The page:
Enable the Pi’s VNC Server

You should now be looking at a typical terminal window, prompting you for a login. The default Raspberry Pi login is “pi”, password “raspberry”. Enter those magic words and you’re in !

You’ve got command line access to your Pi Zero. That’s enchanting. But our goal is the Pi’s desktop. For that we’ll use the VNC server baked into Raspbian. First we’ll need to activate it.

If you’re new to remote desktop technology, well, first, prepare to have your mind blown. Second, know that VNC is a protocol supported by many operating systems and tools.

As your very first command, enter :

sudo raspi-config

This’ll get you this lovely menu :

0008_pi_zero_raspi_config

It’s is very similar to an old-school PC BIOS setup utility. You can navigate the menu using the arrow keys and the tab key. You’ll want to start with “Expand Filesystem”, so Linux will use the entire SD card. Next you should change your password, mostly because “raspberry” is a pain to type. I suggest something really safe like “sex”. Hey, it’s not like you’re trying to protect your bank accounts here. Now for the important part : go to “Advanced Options” and select “VNC”, then enable it.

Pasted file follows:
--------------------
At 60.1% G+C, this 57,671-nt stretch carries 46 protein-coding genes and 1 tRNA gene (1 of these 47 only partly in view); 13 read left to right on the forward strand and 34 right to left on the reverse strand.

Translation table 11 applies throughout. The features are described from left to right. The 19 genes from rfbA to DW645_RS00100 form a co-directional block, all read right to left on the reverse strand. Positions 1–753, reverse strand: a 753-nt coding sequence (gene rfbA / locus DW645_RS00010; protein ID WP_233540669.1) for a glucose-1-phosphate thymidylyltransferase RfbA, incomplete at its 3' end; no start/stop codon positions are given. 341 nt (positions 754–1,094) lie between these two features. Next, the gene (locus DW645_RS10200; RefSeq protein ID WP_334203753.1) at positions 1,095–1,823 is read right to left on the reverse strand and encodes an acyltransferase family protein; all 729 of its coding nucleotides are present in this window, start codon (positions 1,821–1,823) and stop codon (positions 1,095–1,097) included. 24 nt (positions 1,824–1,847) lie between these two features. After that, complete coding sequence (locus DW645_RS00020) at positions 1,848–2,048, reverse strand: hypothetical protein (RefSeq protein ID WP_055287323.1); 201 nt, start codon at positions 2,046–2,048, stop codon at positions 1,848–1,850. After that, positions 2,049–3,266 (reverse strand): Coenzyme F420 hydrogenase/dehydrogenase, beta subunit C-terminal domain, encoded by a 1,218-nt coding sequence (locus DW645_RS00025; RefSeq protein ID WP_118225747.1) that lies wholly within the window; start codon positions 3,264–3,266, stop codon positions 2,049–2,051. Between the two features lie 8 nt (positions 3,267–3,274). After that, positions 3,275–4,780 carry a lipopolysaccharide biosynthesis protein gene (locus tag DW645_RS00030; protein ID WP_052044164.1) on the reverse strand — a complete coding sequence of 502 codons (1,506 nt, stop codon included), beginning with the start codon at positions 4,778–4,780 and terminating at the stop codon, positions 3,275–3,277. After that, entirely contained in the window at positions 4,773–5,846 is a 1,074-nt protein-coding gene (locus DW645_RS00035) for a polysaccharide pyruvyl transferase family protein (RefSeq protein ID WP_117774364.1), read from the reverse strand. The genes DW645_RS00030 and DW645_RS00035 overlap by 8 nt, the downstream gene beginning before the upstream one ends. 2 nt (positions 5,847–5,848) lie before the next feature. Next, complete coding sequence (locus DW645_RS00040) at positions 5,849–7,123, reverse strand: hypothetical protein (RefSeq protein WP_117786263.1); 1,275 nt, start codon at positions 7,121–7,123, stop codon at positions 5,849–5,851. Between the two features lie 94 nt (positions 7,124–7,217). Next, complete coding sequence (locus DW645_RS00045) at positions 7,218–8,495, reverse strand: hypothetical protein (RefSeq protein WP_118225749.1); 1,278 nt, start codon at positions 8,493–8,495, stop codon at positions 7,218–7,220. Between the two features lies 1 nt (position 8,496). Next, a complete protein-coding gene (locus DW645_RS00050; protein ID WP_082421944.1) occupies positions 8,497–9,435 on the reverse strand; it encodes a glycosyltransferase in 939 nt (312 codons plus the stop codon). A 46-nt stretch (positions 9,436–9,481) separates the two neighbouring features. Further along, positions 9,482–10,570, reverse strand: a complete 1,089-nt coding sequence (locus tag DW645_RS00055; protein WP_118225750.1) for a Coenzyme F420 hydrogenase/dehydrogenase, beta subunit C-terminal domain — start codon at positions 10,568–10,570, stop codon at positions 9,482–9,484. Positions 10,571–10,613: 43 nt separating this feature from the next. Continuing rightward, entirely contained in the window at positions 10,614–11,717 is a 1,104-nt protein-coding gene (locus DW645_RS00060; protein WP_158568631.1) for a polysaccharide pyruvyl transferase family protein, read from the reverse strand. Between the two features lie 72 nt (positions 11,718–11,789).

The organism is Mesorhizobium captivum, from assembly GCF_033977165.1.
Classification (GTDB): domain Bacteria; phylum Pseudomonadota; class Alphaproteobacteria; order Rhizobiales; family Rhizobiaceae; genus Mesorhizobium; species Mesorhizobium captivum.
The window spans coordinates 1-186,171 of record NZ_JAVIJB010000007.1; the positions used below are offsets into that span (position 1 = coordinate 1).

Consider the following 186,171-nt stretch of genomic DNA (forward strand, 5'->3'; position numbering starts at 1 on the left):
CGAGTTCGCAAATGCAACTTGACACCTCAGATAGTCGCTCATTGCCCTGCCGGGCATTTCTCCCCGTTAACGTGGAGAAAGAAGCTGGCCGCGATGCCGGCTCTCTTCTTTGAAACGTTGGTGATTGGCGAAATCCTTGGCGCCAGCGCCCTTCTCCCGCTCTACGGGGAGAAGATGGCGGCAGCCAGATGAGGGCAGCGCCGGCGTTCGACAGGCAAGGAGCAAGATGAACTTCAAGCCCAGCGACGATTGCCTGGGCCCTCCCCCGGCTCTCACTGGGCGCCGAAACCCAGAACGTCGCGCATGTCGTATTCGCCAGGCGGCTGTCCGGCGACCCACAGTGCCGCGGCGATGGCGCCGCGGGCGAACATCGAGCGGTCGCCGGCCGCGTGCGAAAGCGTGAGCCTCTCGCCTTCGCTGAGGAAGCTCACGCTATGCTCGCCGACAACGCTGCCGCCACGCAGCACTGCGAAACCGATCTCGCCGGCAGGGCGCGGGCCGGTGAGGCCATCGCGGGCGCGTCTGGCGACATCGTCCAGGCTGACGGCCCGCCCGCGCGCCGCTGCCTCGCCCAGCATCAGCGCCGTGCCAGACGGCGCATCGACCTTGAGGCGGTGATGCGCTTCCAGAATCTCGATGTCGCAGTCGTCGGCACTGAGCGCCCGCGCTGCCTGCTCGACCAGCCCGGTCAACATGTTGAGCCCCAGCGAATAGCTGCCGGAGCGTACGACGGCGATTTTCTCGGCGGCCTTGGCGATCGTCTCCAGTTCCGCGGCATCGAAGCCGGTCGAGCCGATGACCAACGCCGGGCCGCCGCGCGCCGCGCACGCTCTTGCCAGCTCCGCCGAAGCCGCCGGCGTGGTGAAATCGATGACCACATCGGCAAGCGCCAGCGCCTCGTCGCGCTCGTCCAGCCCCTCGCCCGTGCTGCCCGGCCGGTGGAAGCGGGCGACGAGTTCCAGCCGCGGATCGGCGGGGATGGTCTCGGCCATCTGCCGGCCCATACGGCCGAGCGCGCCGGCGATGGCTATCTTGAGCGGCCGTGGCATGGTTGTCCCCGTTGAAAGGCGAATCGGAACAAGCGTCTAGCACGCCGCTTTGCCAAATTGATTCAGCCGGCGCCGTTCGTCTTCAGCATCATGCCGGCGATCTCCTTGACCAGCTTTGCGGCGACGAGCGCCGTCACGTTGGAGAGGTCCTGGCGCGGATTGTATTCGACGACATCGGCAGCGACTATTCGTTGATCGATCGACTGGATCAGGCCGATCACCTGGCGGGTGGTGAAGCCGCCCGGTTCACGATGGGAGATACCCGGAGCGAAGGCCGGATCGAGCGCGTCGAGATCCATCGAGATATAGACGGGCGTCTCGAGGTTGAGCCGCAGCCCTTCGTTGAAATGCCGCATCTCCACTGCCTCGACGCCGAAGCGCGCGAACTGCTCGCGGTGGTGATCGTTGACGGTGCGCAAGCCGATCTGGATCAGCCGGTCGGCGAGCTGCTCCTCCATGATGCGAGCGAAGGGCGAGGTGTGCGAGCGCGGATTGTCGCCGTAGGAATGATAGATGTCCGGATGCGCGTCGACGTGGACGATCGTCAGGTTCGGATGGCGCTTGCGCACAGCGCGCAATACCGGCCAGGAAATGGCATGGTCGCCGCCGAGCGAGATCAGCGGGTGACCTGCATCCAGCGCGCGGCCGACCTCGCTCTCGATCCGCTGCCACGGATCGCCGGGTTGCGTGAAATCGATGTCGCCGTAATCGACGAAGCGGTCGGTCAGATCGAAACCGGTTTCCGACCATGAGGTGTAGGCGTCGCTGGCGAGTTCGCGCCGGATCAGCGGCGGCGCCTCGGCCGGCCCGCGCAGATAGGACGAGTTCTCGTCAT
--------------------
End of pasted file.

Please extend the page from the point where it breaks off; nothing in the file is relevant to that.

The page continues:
Finally, select “Finish” and accept the gracious offer to reboot. PuTTY won’t like this sudden break in communications, just close it. After a short while (when the Pi Zero’s green LED becomes stable) you should be ready for the next part.

Get a VNC Client

Here’s the simplest (though reductive) way to describe VNC : picture the VNC server as the display output of your Pi Zero, and your network connection (in this case, the USB cable) as the display cable. All you need now is a display, and that’s the VNC client.

Those are typically free and do not require installing, but I won’t debate your preferences if you happen to have any. Personally, I find VNC Viewer does an adequate job.